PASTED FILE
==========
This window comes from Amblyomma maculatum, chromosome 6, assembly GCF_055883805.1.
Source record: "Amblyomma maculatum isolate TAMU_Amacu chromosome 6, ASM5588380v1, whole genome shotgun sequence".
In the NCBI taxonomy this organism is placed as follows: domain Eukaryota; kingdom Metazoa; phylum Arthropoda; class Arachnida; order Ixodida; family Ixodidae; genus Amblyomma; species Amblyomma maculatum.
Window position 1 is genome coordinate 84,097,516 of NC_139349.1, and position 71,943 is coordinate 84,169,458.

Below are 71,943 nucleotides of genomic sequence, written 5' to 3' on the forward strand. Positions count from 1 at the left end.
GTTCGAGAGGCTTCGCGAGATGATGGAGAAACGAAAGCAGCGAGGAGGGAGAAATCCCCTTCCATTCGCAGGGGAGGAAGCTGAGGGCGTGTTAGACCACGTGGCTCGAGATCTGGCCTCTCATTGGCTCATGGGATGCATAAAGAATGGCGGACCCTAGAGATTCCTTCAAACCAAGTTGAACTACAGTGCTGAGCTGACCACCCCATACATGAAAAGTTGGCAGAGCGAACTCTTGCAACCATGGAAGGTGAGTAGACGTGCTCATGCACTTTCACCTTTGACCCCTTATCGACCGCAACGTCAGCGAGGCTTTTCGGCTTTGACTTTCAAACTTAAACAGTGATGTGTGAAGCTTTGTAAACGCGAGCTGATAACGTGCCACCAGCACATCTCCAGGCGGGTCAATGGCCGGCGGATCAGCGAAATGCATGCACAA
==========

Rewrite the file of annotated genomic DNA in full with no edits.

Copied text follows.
This window comes from Amblyomma maculatum, chromosome 6, assembly GCF_055883805.1.
Source record: "Amblyomma maculatum isolate TAMU_Amacu chromosome 6, ASM5588380v1, whole genome shotgun sequence".
In the NCBI taxonomy this organism is placed as follows: domain Eukaryota; kingdom Metazoa; phylum Arthropoda; class Arachnida; order Ixodida; family Ixodidae; genus Amblyomma; species Amblyomma maculatum.
Window position 1 is genome coordinate 84,097,516 of NC_139349.1, and position 71,943 is coordinate 84,169,458.

Below are 71,943 nucleotides of genomic sequence, written 5' to 3' on the forward strand. Positions count from 1 at the left end.
GTTCGAGAGGCTTCGCGAGATGATGGAGAAACGAAAGCAGCGAGGAGGGAGAAATCCCCTTCCATTCGCAGGGGAGGAAGCTGAGGGCGTGTTAGACCACGTGGCTCGAGATCTGGCCTCTCATTGGCTCATGGGATGCATAAAGAATGGCGGACCCTAGAGATTCCTTCAAACCAAGTTGAACTACAGTGCTGAGCTGACCACCCCATACATGAAAAGTTGGCAGAGCGAACTCTTGCAACCATGGAAGGTGAGTAGACGTGCTCATGCACTTTCACCTTTGACCCCTTATCGACCGCAACGTCAGCGAGGCTTTTCGGCTTTGACTTTCAAACTTAAACAGTGATGTGTGAAGCTTTGTAAACGCGAGCTGATAACGTGCCACCAGCACATCTCCAGGCGGGTCAATGGCCGGCGGATCAGCGAAATGCATGCACAA